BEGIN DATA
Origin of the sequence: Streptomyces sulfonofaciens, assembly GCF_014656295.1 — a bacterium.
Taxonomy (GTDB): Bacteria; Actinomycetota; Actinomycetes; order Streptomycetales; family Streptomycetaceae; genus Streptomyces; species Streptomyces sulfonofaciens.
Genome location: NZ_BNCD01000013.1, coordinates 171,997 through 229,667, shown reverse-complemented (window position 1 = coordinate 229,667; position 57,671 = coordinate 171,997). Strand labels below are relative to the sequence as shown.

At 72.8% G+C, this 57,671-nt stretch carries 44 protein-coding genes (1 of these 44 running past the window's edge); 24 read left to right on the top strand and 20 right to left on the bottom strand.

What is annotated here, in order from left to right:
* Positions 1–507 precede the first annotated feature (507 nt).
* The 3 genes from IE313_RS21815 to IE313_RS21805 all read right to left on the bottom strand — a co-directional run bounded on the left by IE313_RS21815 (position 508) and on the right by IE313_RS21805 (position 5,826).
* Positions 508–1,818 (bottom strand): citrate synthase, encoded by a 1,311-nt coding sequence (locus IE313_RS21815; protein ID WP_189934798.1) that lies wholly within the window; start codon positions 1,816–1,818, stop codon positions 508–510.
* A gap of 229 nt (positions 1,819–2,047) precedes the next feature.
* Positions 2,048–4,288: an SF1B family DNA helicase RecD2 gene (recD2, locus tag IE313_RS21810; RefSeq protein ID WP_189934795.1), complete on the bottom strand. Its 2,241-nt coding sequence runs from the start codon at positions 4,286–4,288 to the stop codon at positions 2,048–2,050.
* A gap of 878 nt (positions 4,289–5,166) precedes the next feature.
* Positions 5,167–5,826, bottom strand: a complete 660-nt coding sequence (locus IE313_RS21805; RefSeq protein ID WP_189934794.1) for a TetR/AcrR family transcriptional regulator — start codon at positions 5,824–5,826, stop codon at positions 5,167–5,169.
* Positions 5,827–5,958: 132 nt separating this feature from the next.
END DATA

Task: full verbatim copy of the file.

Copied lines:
Origin of the sequence: Streptomyces sulfonofaciens, assembly GCF_014656295.1 — a bacterium.
Taxonomy (GTDB): Bacteria; Actinomycetota; Actinomycetes; order Streptomycetales; family Streptomycetaceae; genus Streptomyces; species Streptomyces sulfonofaciens.
Genome location: NZ_BNCD01000013.1, coordinates 171,997 through 229,667, shown reverse-complemented (window position 1 = coordinate 229,667; position 57,671 = coordinate 171,997). Strand labels below are relative to the sequence as shown.

At 72.8% G+C, this 57,671-nt stretch carries 44 protein-coding genes (1 of these 44 running past the window's edge); 24 read left to right on the top strand and 20 right to left on the bottom strand.

What is annotated here, in order from left to right:
* Positions 1–507 precede the first annotated feature (507 nt).
* The 3 genes from IE313_RS21815 to IE313_RS21805 all read right to left on the bottom strand — a co-directional run bounded on the left by IE313_RS21815 (position 508) and on the right by IE313_RS21805 (position 5,826).
* Positions 508–1,818 (bottom strand): citrate synthase, encoded by a 1,311-nt coding sequence (locus IE313_RS21815; protein ID WP_189934798.1) that lies wholly within the window; start codon positions 1,816–1,818, stop codon positions 508–510.
* A gap of 229 nt (positions 1,819–2,047) precedes the next feature.
* Positions 2,048–4,288: an SF1B family DNA helicase RecD2 gene (recD2, locus tag IE313_RS21810; RefSeq protein ID WP_189934795.1), complete on the bottom strand. Its 2,241-nt coding sequence runs from the start codon at positions 4,286–4,288 to the stop codon at positions 2,048–2,050.
* A gap of 878 nt (positions 4,289–5,166) precedes the next feature.
* Positions 5,167–5,826, bottom strand: a complete 660-nt coding sequence (locus IE313_RS21805; RefSeq protein ID WP_189934794.1) for a TetR/AcrR family transcriptional regulator — start codon at positions 5,824–5,826, stop codon at positions 5,167–5,169.
* Positions 5,827–5,958: 132 nt separating this feature from the next.